There are patients who need not be subjected to anticoagulation. How can they be identified? If anticoagulation is unavoidable, which patients will benefit? The consensus of the European Society of Cardiology recommended using the CHADS2 risk score; when it is 0, no medication or aspirin is indicated. When the risk score is 1, the use of aspirin or warfarin is appropriate and medical criteria will define which one. When the risk score is ≥2, oral anticoagulation is indicated. The CHA2D2-VASc scale [4] adds additional risk factors that may be useful especially in patients with a risk score of one to decide between the use of anticoagulants or aspirin.

The most severe complication that can arise from the use of anticoagulants is bleeding. It should be emphasized that not only severe hemorrhage that affects the brain, kidneys, or gastrointestinal tract is important. When minor bleeding occurs, medication is stopped, placing the patient in a potentially prothrombotic state.

It must accepted that any drug that has a higher level of prevention will have potentially higher hemorrhagic risk; this clinical problem is still unresolved. Therefore it is essential that the effect of any anticoagulant medication can be measured in plasma, as done by prothrombin time for warfarin control, activated partial prothrombin time for administration of regular unfractionated heparin or the assay for plasma levels of anti-activated factor X in the case of low molecular weight heparins to avoid excessive or deficient anticoagulation predisposing to hemorrhagic or thrombotic accidents.

Among the potential new therapies a warfarin-related drug, tecarfarin [5], a vitamin K antagonist similar to warfarin, has been studied. It is a vitamin K epoxide reductase inhibitor which decreases the activity of vitamin K-dependent coagulation factors (factors II, VII, IX, and X) and prolongs the prothrombin time [6]. The advantage is that it is metabolized through an esterase, is not metabolized by cytochrome P450 [5] and avoids the many interactions with food and medicine of warfarin. Its control can also be monitored by the prothrombin time and expressed as the INR, which seems to remain more stable than with warfarin. The first study was published in Circulation 2 years ago [7] on a group of 66 patients, and more trials can be expected to identify further benefits compared with warfarin and other oral anticoagulants. Having a specific antidote and a more stable action compared with warfarin gives tecarfarin an interesting profile for the prevention of thromboembolic diseases.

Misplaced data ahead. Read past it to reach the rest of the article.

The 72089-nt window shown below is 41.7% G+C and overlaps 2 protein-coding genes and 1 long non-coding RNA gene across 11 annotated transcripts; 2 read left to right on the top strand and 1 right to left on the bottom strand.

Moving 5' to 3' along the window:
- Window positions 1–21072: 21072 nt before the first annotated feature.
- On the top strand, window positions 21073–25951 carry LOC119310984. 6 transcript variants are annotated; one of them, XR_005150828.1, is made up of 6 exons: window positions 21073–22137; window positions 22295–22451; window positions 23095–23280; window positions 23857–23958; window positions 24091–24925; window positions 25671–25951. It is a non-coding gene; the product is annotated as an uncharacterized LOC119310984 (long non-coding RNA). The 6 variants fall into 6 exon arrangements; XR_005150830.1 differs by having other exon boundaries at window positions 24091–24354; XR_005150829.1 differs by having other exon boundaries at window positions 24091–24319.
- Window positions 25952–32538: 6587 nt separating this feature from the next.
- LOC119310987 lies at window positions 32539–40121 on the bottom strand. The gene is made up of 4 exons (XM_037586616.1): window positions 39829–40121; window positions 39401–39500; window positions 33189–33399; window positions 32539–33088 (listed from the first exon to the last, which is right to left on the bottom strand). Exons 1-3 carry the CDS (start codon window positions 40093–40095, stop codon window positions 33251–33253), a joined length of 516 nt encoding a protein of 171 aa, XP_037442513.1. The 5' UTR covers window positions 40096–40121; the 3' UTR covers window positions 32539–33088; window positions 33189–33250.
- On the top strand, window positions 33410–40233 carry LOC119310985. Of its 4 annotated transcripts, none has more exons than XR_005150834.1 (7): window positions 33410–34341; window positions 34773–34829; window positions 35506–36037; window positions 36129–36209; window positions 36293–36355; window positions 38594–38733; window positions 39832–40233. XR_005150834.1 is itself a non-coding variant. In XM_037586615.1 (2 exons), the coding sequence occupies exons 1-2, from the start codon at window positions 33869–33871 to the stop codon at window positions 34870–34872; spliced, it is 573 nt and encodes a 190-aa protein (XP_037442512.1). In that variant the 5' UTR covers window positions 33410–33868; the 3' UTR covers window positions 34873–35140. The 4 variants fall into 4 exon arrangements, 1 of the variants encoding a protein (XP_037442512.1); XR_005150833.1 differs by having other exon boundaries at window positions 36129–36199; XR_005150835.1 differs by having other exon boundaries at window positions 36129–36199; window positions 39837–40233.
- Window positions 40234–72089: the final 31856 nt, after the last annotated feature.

Analysis of antithrombotic strategies in AF

Oral anticoagulants and antiplatelet drugs

Before discussing studies on thromboembolic prevention in AF, it must be borne in mind that patients seen in daily clinical practice (the real world) often do not fit the profile of those included in clinical trials.

Patients with AF have a 5-fold higher incidence of ischemic brain injury and increased mortality. For several decades, warfarin has been shown to be the medication of choice for the prevention of thromboembolism in these patients. In 1994 a group of 3691 patients included in 5 studies with and without treatment with warfarin showed 68% risk reduction obtained by anticoagulant therapy, with virtually no increased risk of bleeding [8]. Pooled analysis of patient-level data from six published randomized clinical trials comparing aspirin with warfarin showed that warfarin significantly reduced the rate of ischemic stroke compared with aspirin [9]. Also in 2007, a meta-analysis from 29 trials that included 28,044 participants showed that warfarin improved outcomes by 40% compared with antiplatelet therapy in patients with AF [10].

Warfarin was found to be more protective than aspirin even though those studies did not take into account risk levels [11], but benefit was obtained even in patients older than 75 years (mean 81.5 years) [12].

More recently, after the widespread use of clopidogrel in cardiology, it has been suggested that warfarin can be replaced with the combined use of aspirin + clopidogrel. We consider this possibility rational as we reported that this antiplatelet drug combination lowered the amount of thrombin formed in a system in vitro [13].

The ACTIVE study compares aspirin + clopidogrel with warfarin and clopidogrel + aspirin with aspirin alone [14]. The results (Table 1) indicate that warfarin is superior to the combination of clopidogrel + aspirin in the prevention of vascular events (P = 0.0002; number need to treat [NNT] = 50) with no increased incidence of major bleeding (P = 0.67; number need to harm [NNH] = 476).

Table 1 Active W Study: outcomes

Moreover, the use of clopidogrel associated with aspirin (study Active A) prevented more thromboembolic events than aspirin alone but at the expense of a significant increase in major bleeding, and with a tendency to increased mortality. As clopidogrel plus aspirin reduces the risk of major vascular events, this combination is indicated when treatment with warfarin is difficult because patients refuse to be monitored or where controls cannot be done or are not reliable. In this regard, the possibility of resistance to clopidogrel and/or aspirin [15, 16] should be investigated.